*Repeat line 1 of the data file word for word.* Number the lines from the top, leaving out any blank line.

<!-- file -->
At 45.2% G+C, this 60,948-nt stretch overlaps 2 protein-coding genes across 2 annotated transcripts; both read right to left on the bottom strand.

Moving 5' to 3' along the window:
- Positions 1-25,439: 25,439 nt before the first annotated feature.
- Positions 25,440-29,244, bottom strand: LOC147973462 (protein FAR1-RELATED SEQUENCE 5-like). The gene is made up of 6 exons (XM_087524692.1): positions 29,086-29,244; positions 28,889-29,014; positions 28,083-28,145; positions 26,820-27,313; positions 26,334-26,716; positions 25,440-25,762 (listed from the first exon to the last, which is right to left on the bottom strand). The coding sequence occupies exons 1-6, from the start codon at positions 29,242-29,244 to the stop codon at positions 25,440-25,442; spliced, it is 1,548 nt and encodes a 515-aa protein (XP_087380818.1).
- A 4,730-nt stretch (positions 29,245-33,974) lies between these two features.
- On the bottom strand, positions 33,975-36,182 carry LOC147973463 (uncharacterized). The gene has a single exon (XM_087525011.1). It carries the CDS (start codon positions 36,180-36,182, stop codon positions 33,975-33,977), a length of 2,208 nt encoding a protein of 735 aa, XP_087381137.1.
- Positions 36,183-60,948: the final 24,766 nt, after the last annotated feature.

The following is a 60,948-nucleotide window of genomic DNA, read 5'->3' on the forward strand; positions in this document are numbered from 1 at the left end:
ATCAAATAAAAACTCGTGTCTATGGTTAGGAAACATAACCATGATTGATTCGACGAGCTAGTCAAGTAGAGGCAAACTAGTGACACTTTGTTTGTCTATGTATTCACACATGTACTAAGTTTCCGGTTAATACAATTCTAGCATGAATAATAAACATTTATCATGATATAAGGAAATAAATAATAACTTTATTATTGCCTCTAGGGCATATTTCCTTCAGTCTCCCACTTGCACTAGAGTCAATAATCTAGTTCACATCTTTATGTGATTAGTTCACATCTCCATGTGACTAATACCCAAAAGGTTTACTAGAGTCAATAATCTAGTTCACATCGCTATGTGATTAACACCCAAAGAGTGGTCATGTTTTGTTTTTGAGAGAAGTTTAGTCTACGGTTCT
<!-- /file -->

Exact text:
At 45.2% G+C, this 60,948-nt stretch overlaps 2 protein-coding genes across 2 annotated transcripts; both read right to left on the bottom strand.